Title:Luna-C [on Amazon | on Goodreads] Series:None Author:Jutta Goetze [Site | Goodreads] Genres:Contemporary Year:2001 Age:14+ Stars:4.5/5OK, I've been rereading this one a few times, and it gets to me every single one of them. I can't be nitpicky with a book like this. 5/5 (2016 update) Pros:Peculiar writing. Honest storytelling. Different setting (Australia - both the country and the city). Cons:Most characters are potentially clichés, though Goetze manages to infuse them with life and make them genuine. WARNING! Sex and drugs are present, though the first is written tastefully, without explicit details. Someone goes through an abortion. A character dies. Will appeal to:Those who love music/tales about struggling to make it in the music business. Those who love coming-of-age stories. Those who love a different, often evocative prose.
Blurb:A behind-the-scenes look at what life in a 1980s band was like and how tension between members make it harder to succeed. Phoebe and Dale are country girls and best friends who both want to make it as singers and together join a big-city band. The two undergo a series of mixed emotions as they experience the thrill of performing, the love of music, the excitement of finding themselves, and the pursuit of dreams. (Amazon excerpt)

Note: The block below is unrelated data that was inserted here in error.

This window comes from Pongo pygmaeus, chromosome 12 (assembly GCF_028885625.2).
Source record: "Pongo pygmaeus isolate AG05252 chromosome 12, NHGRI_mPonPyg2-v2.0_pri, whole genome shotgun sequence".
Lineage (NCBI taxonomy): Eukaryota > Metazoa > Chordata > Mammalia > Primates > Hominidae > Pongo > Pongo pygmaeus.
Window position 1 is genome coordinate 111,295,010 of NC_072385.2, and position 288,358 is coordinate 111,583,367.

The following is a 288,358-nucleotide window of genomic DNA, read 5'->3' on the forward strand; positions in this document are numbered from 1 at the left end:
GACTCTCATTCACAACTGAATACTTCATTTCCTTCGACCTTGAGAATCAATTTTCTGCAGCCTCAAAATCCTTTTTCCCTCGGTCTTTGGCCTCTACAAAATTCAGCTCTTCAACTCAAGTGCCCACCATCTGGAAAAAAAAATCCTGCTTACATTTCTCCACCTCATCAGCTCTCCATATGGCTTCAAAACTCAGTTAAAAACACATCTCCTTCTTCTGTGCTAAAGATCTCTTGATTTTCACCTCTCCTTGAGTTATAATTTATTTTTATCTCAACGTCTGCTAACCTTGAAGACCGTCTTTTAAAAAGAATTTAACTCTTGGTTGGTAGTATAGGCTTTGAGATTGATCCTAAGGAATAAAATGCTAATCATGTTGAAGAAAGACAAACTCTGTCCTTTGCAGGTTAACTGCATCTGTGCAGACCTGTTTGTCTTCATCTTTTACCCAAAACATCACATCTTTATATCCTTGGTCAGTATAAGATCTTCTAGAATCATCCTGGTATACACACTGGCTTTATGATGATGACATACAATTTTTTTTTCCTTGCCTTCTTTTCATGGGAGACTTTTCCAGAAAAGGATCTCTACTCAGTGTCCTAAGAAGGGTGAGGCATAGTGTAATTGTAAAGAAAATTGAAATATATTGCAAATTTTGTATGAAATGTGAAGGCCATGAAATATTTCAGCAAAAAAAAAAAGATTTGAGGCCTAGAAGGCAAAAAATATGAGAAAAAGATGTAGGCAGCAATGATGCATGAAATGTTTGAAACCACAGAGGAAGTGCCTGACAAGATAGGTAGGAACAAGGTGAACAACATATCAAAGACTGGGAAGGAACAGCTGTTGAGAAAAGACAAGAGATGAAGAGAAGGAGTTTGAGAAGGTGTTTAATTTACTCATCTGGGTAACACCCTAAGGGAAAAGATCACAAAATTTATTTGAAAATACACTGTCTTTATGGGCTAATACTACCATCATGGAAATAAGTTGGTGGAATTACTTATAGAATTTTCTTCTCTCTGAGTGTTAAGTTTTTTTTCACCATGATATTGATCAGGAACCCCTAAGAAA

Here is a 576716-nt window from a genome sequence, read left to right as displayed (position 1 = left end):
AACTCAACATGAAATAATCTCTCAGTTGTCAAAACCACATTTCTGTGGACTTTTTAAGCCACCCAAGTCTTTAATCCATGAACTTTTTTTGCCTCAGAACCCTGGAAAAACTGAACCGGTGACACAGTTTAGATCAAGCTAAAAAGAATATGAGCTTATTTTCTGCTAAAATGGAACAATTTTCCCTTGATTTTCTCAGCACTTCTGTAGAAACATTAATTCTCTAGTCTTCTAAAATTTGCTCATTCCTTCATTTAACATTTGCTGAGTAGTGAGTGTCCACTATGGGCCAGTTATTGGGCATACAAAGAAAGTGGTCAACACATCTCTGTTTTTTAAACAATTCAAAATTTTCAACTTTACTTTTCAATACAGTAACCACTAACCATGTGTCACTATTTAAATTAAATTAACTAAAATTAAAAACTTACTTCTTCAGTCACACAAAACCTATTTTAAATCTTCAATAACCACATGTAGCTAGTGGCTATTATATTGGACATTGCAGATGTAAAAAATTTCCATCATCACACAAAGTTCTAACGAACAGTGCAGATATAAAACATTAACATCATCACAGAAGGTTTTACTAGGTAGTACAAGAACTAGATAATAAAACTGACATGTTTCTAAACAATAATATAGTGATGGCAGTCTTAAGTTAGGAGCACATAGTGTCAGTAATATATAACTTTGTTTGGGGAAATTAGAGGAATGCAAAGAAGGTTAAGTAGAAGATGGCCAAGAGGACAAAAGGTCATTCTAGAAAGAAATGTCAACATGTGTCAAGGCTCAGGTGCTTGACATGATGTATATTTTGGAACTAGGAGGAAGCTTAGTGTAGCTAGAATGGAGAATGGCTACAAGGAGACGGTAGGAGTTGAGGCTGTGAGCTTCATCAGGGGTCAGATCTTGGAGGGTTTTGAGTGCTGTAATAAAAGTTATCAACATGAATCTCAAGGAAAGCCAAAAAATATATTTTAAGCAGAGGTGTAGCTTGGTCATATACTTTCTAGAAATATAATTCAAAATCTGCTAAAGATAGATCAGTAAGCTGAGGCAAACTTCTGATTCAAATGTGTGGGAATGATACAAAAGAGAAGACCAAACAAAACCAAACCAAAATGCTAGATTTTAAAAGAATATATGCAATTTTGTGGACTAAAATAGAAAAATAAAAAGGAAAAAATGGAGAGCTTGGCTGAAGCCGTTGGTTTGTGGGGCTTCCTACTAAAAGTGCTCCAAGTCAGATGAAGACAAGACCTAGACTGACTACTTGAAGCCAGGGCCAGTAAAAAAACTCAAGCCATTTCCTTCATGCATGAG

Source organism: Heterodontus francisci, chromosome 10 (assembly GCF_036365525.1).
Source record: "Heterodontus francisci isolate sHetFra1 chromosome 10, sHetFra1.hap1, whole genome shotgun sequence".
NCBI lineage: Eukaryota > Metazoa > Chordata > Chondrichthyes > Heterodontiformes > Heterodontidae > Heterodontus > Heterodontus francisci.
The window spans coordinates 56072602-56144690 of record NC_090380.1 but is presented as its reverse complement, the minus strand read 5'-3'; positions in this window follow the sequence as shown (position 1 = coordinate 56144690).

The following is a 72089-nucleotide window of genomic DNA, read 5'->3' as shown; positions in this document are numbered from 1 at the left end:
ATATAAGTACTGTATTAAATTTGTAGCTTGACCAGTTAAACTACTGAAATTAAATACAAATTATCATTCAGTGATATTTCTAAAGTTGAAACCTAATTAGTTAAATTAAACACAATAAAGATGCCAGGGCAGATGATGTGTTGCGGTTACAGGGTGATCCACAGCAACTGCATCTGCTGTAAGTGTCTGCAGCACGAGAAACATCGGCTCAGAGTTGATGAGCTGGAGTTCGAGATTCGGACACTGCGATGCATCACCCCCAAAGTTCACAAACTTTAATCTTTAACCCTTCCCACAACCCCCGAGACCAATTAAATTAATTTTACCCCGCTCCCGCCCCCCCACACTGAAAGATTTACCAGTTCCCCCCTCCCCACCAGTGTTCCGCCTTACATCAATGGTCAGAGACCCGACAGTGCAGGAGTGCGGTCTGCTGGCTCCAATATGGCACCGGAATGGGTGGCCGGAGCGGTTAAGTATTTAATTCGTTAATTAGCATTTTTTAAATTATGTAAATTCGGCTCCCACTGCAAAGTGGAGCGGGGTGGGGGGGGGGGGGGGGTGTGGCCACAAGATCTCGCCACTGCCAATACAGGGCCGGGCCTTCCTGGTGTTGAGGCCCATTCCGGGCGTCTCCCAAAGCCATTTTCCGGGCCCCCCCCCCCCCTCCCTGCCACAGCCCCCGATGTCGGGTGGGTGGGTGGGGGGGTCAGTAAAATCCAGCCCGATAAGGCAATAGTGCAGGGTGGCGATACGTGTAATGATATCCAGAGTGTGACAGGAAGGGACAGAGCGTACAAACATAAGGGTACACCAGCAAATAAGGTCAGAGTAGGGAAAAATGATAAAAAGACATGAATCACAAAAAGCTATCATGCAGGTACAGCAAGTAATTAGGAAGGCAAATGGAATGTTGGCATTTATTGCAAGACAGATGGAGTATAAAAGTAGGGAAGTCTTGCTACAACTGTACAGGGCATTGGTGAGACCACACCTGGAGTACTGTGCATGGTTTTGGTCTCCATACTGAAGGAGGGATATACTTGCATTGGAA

Review:This book marks my first encounter with an Aussie writer (...well, technically not, because Goetze was born in Africa - but since she was later raised in Australia, I suppose I can call her that). While I have some knowledge of New Zealand authors (I even did my thesis on Janet Frame), I didn't know what to expect from an Australian one. And well, it was a pleasant surprise. As with most NZ lit, the landscape is almost like an added character here. The writing is vibrant and evocative at the same time, never ornate but still poetic. There's a candour in this tale - in all the meanings of this term - that is matched by the characters' (even the most damaged ones) relationship with the outside world. Basically, it's the story of two country girls and friends (Phoebe, who wants to become someone; Dale, who can't help trying) trading their uneventful, frozen-in-place life for a spot in a band and a shot at fame. Which is probably the oldest tale in the civilized world, but Goetze does succeed in painting it new - and giving it the required 3D. As Goetze herself states, "Luna-C started life as a script for a mini-series", and it's inspired by her own on-the-road experiences with a real performing band. Stylistically, the novel alternates first-person, present-tense chapters (in which we follow Phoebe) with third-person, past-tense ones (where we see things from the perspective of Dale, Ric, Jayne, and on one occasion, Dan - though there are two main characters more, Buddy and Lou). Incidentally, every chapter is titled after a 60s', 70s' or 80s' song. With the exception of Dan, who's a manager of sorts for Luna-C, all the aforementioned characters are members of the band. One of my slight pet peeves against this book is how said characters are a bit "typical" - the troubled front man, the damaged, addicted singer, the manipulative would-be manager, the happy-go-luck bassist, the down-to-earth drummer. And of course, two girls who want to make it in the music industry...though I wouldn't really call those "typical", at least by nowadays standards, since they've got very little in common with current talent-show contestants. Both Phoebe and Dale - though very different individuals - share a genuine appreciation for music, regardless of it being mainstream, and are willing to pay the price it takes (i.e. "work hard") in order to get "up there". Needless to say, only one of them has got what it takes...so the other will recycle herself as a publicist, trying to generate hype about the band and to land them a recording deal - in order to cope with her own frustration and out of love for the music...and the man behind it. [...] LC is both the choral story of a band's struggle to achieve recognition, and a series of individual portraits, full of dark corners...Also, it's the story of a friendship and a coming-of-age tale. And it has a happy ending - sort of. It is a little too polished and convenient for my tastes, but I can see the reason for it. Mind you - I can't stress it enough - this is not your average contemporary book about music and becoming a star, possibly overnight. There's a hunger for escaping one's dull, preordained life and leaving one's imprint on the world. And if this involves hard work and dedication, there's the willingness to pay the price. On the other hand - I will state it again - some of the things that happen along the way, both good and bad, seem a little too convenient. Just like the characters seem a bit too typical. It's an honest telling of life on the road though, of how some never make it, some do but lose a piece of their soul in the process, and some won't compromise in order to get there. If you love the world of American Idol or X Factor or the likes, don't read this book. No, I take that back - do yourself a favour and read it already. It might open your eyes on what talent, honesty and passion for music really stand for. Then go back and watch one of those shows again. Maybe, just maybe, you will see them in a different light...
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